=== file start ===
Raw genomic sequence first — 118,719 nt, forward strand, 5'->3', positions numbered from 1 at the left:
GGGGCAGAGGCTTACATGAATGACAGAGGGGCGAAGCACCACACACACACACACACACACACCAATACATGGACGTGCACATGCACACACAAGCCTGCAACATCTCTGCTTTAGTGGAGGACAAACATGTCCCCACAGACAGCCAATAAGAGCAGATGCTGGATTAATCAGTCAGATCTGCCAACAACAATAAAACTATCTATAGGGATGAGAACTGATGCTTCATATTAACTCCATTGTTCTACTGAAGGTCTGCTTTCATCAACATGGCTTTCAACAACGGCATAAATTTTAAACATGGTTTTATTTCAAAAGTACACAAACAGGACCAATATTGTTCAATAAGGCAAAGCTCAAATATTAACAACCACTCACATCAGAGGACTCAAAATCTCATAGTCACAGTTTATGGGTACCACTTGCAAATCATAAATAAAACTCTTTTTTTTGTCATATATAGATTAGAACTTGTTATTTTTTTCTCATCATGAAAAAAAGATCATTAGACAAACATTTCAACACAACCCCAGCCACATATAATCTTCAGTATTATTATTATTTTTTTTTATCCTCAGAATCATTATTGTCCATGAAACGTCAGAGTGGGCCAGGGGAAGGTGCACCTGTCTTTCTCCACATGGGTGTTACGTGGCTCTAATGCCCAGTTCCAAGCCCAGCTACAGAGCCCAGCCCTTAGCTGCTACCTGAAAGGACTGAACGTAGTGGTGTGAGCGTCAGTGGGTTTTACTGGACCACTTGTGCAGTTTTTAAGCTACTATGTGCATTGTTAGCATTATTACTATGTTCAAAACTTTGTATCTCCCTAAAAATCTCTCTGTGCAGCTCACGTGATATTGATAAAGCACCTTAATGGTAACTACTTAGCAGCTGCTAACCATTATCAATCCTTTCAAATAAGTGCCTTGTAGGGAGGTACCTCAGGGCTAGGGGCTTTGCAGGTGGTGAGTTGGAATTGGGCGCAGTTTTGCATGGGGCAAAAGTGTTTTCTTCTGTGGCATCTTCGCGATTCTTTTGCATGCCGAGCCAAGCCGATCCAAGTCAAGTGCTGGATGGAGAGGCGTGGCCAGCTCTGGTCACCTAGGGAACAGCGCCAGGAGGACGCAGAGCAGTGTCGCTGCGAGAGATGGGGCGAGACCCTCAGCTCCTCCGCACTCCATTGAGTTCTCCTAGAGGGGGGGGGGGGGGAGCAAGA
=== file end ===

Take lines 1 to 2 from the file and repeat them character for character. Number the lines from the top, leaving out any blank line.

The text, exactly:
Raw genomic sequence first — 118,719 nt, forward strand, 5'->3', positions numbered from 1 at the left:
GGGGCAGAGGCTTACATGAATGACAGAGGGGCGAAGCACCACACACACACACACACACACACCAATACATGGACGTGCACATGCACACACAAGCCTGCAACATCTCTGCTTTAGTGGAGGACAAACATGTCCCCACAGACAGCCAATAAGAGCAGATGCTGGATTAATCAGTCAGATCTGCCAACAACAATAAAACTATCTATAGGGATGAGAACTGATGCTTCATATTAACTCCATTGTTCTACTGAAGGTCTGCTTTCATCAACATGGCTTTCAACAACGGCATAAATTTTAAACATGGTTTTATTTCAAAAGTACACAAACAGGACCAATATTGTTCAATAAGGCAAAGCTCAAATATTAACAACCACTCACATCAGAGGACTCAAAATCTCATAGTCACAGTTTATGGGTACCACTTGCAAATCATAAATAAAACTCTTTTTTTTGTCATATATAGATTAGAACTTGTTATTTTTTTCTCATCATGAAAAAAAGATCATTAGACAAACATTTCAACACAACCCCAGCCACATATAATCTTCAGTATTATTATTATTTTTTTTTATCCTCAGAATCATTATTGTCCATGAAACGTCAGAGTGGGCCAGGGGAAGGTGCACCTGTCTTTCTCCACATGGGTGTTACGTGGCTCTAATGCCCAGTTCCAAGCCCAGCTACAGAGCCCAGCCCTTAGCTGCTACCTGAAAGGACTGAACGTAGTGGTGTGAGCGTCAGTGGGTTTTACTGGACCACTTGTGCAGTTTTTAAGCTACTATGTGCATTGTTAGCATTATTACTATGTTCAAAACTTTGTATCTCCCTAAAAATCTCTCTGTGCAGCTCACGTGATATTGATAAAGCACCTTAATGGTAACTACTTAGCAGCTGCTAACCATTATCAATCCTTTCAAATAAGTGCCTTGTAGGGAGGTACCTCAGGGCTAGGGGCTTTGCAGGTGGTGAGTTGGAATTGGGCGCAGTTTTGCATGGGGCAAAAGTGTTTTCTTCTGTGGCATCTTCGCGATTCTTTTGCATGCCGAGCCAAGCCGATCCAAGTCAAGTGCTGGATGGAGAGGCGTGGCCAGCTCTGGTCACCTAGGGAACAGCGCCAGGAGGACGCAGAGCAGTGTCGCTGCGAGAGATGGGGCGAGACCCTCAGCTCCTCCGCACTCCATTGAGTTCTCCTAGAGGGGGGGGGGGGGGAGCAAGA